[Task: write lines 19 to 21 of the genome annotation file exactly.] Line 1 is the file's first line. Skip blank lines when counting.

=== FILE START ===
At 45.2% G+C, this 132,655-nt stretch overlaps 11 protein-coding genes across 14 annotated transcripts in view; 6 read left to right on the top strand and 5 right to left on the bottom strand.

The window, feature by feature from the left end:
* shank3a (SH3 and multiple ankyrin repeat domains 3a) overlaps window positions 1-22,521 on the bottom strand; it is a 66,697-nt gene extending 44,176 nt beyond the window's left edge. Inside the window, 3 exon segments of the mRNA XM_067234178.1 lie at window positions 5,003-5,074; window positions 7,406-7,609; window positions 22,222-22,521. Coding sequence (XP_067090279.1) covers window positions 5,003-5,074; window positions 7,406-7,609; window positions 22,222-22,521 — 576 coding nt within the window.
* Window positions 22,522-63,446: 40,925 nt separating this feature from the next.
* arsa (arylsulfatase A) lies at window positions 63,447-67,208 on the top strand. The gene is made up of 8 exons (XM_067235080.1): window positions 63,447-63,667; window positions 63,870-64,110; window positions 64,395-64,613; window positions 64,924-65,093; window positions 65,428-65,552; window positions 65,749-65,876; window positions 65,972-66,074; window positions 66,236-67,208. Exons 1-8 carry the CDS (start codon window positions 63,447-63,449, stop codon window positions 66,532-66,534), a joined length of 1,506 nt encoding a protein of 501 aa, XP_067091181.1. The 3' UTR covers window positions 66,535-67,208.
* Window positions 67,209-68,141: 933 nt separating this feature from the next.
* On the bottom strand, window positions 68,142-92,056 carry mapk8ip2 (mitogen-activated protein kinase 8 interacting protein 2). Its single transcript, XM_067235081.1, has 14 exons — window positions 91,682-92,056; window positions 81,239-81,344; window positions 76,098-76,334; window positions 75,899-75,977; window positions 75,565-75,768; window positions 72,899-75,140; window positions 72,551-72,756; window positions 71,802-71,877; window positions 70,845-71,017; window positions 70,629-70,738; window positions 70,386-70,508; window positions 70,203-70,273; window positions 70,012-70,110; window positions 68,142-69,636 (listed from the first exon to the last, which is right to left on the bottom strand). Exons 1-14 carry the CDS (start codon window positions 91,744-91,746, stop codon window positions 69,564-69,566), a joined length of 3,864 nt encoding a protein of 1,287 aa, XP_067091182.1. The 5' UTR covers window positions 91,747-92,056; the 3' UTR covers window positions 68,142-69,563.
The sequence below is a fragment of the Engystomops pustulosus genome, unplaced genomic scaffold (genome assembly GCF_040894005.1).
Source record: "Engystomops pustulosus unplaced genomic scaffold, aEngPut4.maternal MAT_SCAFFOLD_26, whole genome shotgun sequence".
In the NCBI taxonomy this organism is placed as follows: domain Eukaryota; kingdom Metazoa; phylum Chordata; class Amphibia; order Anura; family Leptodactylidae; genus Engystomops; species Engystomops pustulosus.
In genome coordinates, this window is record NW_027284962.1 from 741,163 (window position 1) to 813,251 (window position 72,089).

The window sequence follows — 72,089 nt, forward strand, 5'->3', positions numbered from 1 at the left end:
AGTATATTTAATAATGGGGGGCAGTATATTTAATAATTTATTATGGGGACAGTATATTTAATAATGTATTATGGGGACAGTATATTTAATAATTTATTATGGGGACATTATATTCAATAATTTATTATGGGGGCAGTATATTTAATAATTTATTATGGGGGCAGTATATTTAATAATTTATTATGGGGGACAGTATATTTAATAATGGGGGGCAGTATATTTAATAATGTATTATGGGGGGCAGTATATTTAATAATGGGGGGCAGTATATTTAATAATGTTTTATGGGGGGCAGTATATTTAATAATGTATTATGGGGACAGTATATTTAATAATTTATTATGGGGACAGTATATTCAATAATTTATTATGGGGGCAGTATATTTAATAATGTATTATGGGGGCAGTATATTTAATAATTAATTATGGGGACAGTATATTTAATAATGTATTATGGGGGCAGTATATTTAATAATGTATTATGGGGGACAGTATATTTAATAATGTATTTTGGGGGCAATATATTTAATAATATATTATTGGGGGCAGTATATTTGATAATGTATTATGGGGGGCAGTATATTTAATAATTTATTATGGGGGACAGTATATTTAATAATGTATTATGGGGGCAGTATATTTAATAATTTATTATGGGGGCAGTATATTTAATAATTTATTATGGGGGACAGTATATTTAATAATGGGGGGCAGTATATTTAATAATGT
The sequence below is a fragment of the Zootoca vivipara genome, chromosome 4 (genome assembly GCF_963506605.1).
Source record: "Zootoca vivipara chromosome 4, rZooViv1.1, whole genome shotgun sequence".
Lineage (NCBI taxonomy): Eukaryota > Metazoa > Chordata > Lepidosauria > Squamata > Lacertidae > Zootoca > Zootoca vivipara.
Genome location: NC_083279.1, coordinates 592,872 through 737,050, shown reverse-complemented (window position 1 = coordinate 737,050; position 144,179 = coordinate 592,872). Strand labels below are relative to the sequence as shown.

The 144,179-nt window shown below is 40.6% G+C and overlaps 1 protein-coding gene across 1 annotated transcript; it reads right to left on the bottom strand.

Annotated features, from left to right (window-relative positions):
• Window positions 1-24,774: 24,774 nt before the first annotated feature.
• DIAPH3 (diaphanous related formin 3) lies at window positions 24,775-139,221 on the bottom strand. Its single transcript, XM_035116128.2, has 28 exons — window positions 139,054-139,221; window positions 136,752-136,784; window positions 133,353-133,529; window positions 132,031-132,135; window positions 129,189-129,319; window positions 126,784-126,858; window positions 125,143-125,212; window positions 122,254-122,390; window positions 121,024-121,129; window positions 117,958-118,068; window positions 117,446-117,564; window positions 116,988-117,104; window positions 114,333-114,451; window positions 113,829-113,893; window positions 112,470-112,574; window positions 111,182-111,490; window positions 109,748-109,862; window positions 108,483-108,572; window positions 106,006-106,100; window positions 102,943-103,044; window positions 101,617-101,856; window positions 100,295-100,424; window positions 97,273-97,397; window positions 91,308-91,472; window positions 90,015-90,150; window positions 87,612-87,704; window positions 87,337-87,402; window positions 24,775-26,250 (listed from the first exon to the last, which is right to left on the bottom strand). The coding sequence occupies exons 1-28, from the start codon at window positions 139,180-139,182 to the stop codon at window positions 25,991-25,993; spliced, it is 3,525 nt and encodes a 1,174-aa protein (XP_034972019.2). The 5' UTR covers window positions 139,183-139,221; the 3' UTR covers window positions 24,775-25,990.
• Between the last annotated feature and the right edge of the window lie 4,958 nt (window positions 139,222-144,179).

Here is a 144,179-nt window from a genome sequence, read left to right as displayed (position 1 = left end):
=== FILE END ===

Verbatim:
Annotated features, from left to right (window-relative positions):
• Window positions 1-24,774: 24,774 nt before the first annotated feature.
• DIAPH3 (diaphanous related formin 3) lies at window positions 24,775-139,221 on the bottom strand. Its single transcript, XM_035116128.2, has 28 exons — window positions 139,054-139,221; window positions 136,752-136,784; window positions 133,353-133,529; window positions 132,031-132,135; window positions 129,189-129,319; window positions 126,784-126,858; window positions 125,143-125,212; window positions 122,254-122,390; window positions 121,024-121,129; window positions 117,958-118,068; window positions 117,446-117,564; window positions 116,988-117,104; window positions 114,333-114,451; window positions 113,829-113,893; window positions 112,470-112,574; window positions 111,182-111,490; window positions 109,748-109,862; window positions 108,483-108,572; window positions 106,006-106,100; window positions 102,943-103,044; window positions 101,617-101,856; window positions 100,295-100,424; window positions 97,273-97,397; window positions 91,308-91,472; window positions 90,015-90,150; window positions 87,612-87,704; window positions 87,337-87,402; window positions 24,775-26,250 (listed from the first exon to the last, which is right to left on the bottom strand). The coding sequence occupies exons 1-28, from the start codon at window positions 139,180-139,182 to the stop codon at window positions 25,991-25,993; spliced, it is 3,525 nt and encodes a 1,174-aa protein (XP_034972019.2). The 5' UTR covers window positions 139,183-139,221; the 3' UTR covers window positions 24,775-25,990.